Finally, the book's appendices include clear-cut explanations of the unified modeling language (UML) notations, a satire of two antagonistic software development approaches, and a reprint of a Jack Reeves' C++ Journal paper on software design. The parody of the development companies is overstretched, but enlightening; it describes common situations that would arise in a bureaucracy-driven management environment (namely, a strict waterfall development model), and it underscores the best qualities of agile development (namely, fluid communication among project stakeholders, and value maximization through feature prioritization and incremental development).
In short, Martin has done an excellent job of writing an entertaining and instructive "bible of agile practices and design concepts." No wonder this book received the Software Development 13th Jolt Product Excellence Award. Its 30 chapters and four appendices contain a mix of textual explanations, dialogues, and code listings that make it stand out over other books in its category.
PS: A newer C# version of the same book also exists: Agile Principles, Patterns, and Practices in C#.
Las mejores reseñas internacionales
La primera parte habla de conceptos administrativo que todo programador y/o administrador de software deben saber, después, hay relatos dónde el autor aplica las mejores prácticas e incluso errores dónde explican de como de un error lo convirtió en una mejora contínua, para este libro el lector tiene que tener amplios conocimientos en lenguaje java o c#, ya que se basa específicamente en buenas prácticas para el desarrollo cubriendo temas como: refactoring, agile design, TDD, etc.
How happy I am that I did. This book is an absolute trove of knowledge and experience. It has a full exposition of the SOLID principles, as well as a primer on the author's strict approach to TDD. Over half of the book is devoted to in-depth discussion of design patterns, with fully developed case studies. I've been using patterns for several years, but this is by far the most accessible work that I've found with this much breadth and detail.
What took me totally by surprise was something I'd been looking for for a while and could not find: a straight-up practical example of pair programming. Bob spends 42 pages on a transcript of a pair session he participated in to do the bowling score kata. That alone almost would have made it worth it for me, because I am curious about good implementation of pairing, and I have no ready examples.
The other point that really hit home as an eye opener was the principle "do the simplest thing that will work." Since coming to OOP and design patterns, I've been too concerned with elegantly engineering things, and sometimes lost sight of the goal and the best way to reach it. This principle, in tandem with the strict "test-first, write one failing test and code it" approach, gave me "permission" to solve problems clearly and simply, without unneeded abstractions.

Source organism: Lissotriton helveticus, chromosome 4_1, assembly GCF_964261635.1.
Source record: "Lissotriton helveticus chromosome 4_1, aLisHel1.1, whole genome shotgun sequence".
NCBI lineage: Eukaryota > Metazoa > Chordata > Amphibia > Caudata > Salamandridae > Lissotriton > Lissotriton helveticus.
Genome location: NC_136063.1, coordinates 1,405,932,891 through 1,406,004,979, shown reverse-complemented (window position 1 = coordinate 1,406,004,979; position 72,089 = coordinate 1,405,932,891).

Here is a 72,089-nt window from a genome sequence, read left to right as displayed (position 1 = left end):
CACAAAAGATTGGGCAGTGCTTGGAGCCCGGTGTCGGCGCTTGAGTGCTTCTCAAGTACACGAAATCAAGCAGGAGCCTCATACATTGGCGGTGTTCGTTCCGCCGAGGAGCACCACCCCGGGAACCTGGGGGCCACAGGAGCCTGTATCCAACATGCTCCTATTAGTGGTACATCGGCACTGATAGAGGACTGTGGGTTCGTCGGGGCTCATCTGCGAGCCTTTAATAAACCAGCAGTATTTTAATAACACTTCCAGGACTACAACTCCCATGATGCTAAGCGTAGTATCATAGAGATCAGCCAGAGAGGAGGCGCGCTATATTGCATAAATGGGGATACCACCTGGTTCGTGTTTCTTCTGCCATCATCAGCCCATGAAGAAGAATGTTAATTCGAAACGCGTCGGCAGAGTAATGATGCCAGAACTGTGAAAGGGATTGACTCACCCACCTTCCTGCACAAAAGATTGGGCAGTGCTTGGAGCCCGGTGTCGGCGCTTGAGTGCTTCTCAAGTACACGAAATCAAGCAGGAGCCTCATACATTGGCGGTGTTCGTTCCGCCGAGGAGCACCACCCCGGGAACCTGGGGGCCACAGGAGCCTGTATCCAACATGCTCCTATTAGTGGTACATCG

If you want to expand your understanding of the aforementioned methodologies, and especially if you already appreciate the author's style and perspective, I couldn't recommend this book enough.
This is the reference in your library. If you are in Programming world and you dont have this book, you are missing something that you wouldn't know you are missing :)
Just buy it already :)
Pros: Amazing, detailed, very very powerful concepts. Especially if you nothing on Agile development.
Cons: There is no cons on this book. If you know nothing about programming still buy it, you will need it down the track.
I wish there was a PDF of this book, Or I couldn't find one. I hate reading stuff on paper. Anyway I am about to read this book for the second time ;-)
I have used the methodology in couple of my big projects on mine and it saved my a.. .
Read it once, like scanning it. Second time read it in details and slowly until your penny drops. Third time just use it as a reference. Don't forget to have your highlighter, and Sticky note with you. Do not lend this book to anyone or you will lose it trust me.
After reading only the first 4 chapters, I already start using the UML design and come up with patterns to solve my current tasks. I would highly recommend this book to my peers.
The paper quality is bad, really bad.
It's so thin that you can see the words from the back page.
If you exposed it under a light source you can see the light through the paper.
And if my hand get sweaty the page will become warped & wavy.
Content-wise, this book is a perfect companion to Clean Code by the same author.
This book is mainly just about agile principles and patterns. A really good one!
The practices are so so though.